4 May 2010
Ancient craft meets visceral scrawl on the streets of Amsterdam
Niels Shoe Meulman, who practises ‘calligraffiti’ is one of many designers featured in ‘Make each letter shout out loud’ in Eye 75, the latest issue, writes Jane Cheng. You can see a detail of his ‘Duck Rock’ lettering on the cover.
Apprenticed first as a hoodlum graffiti artist, then as a calligrapher and graphic designer, Meulman’s career has spanned graphic design, art direction, advertising, calligraphy, art and fashion. Calligraffiti: The graphic art of Niels Shoe Meulman (FHTF, £19.99 / €19.95 / $29.90), includes a wide selection of Meulman's recent work arranged in spreads of contrasting or complementary pairs. Contrary to the contemporary norm, the work is presented out of context: logos for such disparate clients as Umbro or Bols Genever Spirits, first written on media from glass to digital to ‘flourescent cardboard’, have been reduced and resized (sizes, clients, and exhibitions are indexed separately at the end of the book).
As journalist and editor Adam Eeuwens (Rebecca Mendez Design, 34 magazine) explains in his introduction, calligraffiti is a ‘curious amalgam of an ancient, refined art form fused with the raw force of modern street art, the rhythm and regularity of Fraktur's precise stroke combined with the perfect accidents of the vertical drip and splatter of the horizontal drop, a synthesis of opposites.’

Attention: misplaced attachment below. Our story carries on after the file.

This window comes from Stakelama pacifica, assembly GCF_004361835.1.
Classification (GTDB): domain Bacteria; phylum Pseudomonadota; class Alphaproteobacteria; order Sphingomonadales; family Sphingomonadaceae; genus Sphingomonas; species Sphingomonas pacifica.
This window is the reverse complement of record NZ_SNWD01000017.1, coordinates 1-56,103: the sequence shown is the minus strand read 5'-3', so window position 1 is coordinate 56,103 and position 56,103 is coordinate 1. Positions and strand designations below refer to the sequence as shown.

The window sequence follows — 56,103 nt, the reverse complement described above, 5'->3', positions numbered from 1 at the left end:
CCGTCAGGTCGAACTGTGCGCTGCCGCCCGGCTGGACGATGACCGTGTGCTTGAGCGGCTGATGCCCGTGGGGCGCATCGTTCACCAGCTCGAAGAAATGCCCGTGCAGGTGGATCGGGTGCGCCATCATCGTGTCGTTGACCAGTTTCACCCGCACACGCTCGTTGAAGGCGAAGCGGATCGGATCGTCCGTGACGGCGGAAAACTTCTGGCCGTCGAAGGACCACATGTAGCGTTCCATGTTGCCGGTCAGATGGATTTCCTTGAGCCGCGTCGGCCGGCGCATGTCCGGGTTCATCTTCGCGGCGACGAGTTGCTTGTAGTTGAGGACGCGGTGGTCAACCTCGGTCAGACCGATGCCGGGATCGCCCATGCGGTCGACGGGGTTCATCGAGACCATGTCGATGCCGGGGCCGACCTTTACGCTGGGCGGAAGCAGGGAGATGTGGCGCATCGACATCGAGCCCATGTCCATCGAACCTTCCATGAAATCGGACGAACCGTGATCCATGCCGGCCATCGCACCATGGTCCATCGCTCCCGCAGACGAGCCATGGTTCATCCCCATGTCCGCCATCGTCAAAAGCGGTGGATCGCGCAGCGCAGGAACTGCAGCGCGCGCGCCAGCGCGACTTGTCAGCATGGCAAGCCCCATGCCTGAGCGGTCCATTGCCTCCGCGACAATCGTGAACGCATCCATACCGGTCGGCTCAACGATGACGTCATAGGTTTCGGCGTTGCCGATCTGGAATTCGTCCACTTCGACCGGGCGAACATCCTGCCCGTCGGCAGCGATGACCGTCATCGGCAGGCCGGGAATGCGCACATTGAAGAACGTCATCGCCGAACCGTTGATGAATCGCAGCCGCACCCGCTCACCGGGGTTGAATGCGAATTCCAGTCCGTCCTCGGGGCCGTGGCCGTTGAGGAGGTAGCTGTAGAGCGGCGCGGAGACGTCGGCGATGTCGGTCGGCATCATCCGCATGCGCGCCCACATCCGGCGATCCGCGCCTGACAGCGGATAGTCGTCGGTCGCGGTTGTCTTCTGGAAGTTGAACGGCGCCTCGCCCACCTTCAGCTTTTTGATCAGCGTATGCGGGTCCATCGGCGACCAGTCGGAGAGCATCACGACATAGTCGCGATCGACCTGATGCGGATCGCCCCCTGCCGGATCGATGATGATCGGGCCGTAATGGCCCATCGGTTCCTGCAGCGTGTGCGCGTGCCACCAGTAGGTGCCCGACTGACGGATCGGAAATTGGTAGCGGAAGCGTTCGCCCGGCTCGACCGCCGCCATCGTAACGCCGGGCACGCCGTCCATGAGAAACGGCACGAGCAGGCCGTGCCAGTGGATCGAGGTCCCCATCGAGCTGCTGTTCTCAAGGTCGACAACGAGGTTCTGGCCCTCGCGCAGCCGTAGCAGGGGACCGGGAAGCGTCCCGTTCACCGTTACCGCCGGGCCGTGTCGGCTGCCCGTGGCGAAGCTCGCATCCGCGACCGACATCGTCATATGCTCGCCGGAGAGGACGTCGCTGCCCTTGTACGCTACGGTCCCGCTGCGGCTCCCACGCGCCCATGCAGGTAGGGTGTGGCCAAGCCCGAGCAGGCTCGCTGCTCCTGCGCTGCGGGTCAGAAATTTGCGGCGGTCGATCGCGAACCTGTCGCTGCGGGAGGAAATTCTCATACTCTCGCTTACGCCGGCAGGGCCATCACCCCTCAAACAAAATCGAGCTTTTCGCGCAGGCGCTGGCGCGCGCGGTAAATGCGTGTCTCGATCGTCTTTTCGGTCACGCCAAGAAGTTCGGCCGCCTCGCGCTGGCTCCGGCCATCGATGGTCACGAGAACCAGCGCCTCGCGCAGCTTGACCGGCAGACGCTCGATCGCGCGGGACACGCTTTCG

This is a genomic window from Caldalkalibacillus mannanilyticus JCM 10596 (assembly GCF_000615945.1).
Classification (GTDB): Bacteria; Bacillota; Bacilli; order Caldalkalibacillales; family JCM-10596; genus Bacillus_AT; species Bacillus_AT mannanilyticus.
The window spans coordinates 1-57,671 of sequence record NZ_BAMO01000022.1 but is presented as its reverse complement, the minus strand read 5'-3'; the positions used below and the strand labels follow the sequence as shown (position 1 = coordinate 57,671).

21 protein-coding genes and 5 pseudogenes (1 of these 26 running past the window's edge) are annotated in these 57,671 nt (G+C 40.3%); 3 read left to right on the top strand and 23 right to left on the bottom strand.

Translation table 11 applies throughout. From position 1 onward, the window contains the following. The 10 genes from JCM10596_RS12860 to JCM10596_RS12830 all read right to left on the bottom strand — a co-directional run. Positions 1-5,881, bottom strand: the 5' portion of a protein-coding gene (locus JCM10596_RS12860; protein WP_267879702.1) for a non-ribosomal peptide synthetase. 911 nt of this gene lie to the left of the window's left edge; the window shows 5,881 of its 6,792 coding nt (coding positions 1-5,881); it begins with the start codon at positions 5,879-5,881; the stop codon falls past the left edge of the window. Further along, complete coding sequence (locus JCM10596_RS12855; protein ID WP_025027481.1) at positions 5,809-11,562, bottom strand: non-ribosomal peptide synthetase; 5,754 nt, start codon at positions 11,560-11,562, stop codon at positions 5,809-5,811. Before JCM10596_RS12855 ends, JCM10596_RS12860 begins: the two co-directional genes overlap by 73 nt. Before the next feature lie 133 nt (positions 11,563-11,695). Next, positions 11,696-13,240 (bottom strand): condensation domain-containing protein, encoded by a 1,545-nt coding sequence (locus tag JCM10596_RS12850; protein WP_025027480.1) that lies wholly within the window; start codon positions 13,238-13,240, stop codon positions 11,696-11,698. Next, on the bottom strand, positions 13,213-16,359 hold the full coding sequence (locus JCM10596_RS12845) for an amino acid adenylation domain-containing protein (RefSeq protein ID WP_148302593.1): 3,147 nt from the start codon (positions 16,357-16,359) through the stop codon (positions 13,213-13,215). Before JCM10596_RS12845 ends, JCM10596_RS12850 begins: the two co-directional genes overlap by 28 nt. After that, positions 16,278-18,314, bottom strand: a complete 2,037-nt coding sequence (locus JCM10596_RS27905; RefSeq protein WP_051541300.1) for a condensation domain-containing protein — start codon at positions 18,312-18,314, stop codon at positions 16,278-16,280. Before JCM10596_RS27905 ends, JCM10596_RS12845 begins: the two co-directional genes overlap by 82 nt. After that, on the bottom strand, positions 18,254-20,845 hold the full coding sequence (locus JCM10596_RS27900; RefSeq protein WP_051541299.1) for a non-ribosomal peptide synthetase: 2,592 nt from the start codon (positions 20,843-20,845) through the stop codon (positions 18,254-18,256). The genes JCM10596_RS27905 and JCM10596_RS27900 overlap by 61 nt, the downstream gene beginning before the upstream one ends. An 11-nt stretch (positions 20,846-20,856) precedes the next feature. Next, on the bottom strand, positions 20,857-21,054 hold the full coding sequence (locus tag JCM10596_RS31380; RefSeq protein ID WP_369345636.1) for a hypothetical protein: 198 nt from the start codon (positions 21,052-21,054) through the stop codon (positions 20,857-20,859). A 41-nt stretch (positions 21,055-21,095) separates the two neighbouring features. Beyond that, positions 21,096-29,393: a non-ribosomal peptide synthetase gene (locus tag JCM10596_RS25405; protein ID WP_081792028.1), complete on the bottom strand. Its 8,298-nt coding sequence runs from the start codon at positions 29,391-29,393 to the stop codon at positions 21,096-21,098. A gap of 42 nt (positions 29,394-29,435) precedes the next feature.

The book explores calligraffiti's capacity to express written comparisons in a viscerally understandable form. Pairings range from love / money to strict / loose to rural / urban – some banal, some surprising, all bearing additional dimensions of visual irony and depth.
While the stark decontextualisation of the words hinders any sense of their varying original scales, it allows the pairings to speak more directly than they otherwise might. In fact, the illustrative nature of Meulman’s words makes their apprehension feel less like reading than hearing: understood so quickly that they are impossible to ignore or shut out.
But beyond the cacophony is a reserve of pent-up energy, a borderline-nihilistic abhorrence of complacency, and a crisp exploration of contrast mediated by masterful craft.
Eye, the international review of graphic design, is a quarterly journal you can read like a magazine and collect like a book. It’s available from all good design bookshops and at the online Eye shop, where you can order subscriptions, single issues and classic collections of themed back issues.